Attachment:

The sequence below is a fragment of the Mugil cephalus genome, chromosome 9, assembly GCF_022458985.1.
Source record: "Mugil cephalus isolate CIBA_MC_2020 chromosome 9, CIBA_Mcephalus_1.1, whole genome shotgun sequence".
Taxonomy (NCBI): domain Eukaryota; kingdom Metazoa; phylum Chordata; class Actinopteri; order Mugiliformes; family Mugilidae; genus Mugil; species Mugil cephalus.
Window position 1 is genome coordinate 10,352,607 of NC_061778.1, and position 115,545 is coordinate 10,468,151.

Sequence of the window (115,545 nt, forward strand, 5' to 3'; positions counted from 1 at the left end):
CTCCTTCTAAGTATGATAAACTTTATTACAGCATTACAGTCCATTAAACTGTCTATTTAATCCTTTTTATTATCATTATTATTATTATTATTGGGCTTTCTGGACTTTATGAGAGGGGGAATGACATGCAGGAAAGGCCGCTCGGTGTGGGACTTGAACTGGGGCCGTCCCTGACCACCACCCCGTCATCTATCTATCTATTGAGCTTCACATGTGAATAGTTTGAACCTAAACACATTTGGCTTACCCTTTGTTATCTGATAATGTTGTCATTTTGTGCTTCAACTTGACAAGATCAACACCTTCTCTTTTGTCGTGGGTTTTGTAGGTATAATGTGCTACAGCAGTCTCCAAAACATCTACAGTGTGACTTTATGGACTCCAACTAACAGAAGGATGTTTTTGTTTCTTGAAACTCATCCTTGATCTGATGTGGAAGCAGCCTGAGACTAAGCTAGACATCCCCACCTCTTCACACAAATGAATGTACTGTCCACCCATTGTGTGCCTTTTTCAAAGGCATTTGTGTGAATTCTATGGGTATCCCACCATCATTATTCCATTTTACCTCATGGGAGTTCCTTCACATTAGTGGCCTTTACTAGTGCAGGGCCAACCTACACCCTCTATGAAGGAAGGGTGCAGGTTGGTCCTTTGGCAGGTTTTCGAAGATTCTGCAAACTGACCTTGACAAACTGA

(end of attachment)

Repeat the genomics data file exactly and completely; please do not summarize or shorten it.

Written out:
The sequence below is a fragment of the Mugil cephalus genome, chromosome 9, assembly GCF_022458985.1.
Source record: "Mugil cephalus isolate CIBA_MC_2020 chromosome 9, CIBA_Mcephalus_1.1, whole genome shotgun sequence".
Taxonomy (NCBI): domain Eukaryota; kingdom Metazoa; phylum Chordata; class Actinopteri; order Mugiliformes; family Mugilidae; genus Mugil; species Mugil cephalus.
Window position 1 is genome coordinate 10,352,607 of NC_061778.1, and position 115,545 is coordinate 10,468,151.

Sequence of the window (115,545 nt, forward strand, 5' to 3'; positions counted from 1 at the left end):
CTCCTTCTAAGTATGATAAACTTTATTACAGCATTACAGTCCATTAAACTGTCTATTTAATCCTTTTTATTATCATTATTATTATTATTATTGGGCTTTCTGGACTTTATGAGAGGGGGAATGACATGCAGGAAAGGCCGCTCGGTGTGGGACTTGAACTGGGGCCGTCCCTGACCACCACCCCGTCATCTATCTATCTATTGAGCTTCACATGTGAATAGTTTGAACCTAAACACATTTGGCTTACCCTTTGTTATCTGATAATGTTGTCATTTTGTGCTTCAACTTGACAAGATCAACACCTTCTCTTTTGTCGTGGGTTTTGTAGGTATAATGTGCTACAGCAGTCTCCAAAACATCTACAGTGTGACTTTATGGACTCCAACTAACAGAAGGATGTTTTTGTTTCTTGAAACTCATCCTTGATCTGATGTGGAAGCAGCCTGAGACTAAGCTAGACATCCCCACCTCTTCACACAAATGAATGTACTGTCCACCCATTGTGTGCCTTTTTCAAAGGCATTTGTGTGAATTCTATGGGTATCCCACCATCATTATTCCATTTTACCTCATGGGAGTTCCTTCACATTAGTGGCCTTTACTAGTGCAGGGCCAACCTACACCCTCTATGAAGGAAGGGTGCAGGTTGGTCCTTTGGCAGGTTTTCGAAGATTCTGCAAACTGACCTTGACAAACTGA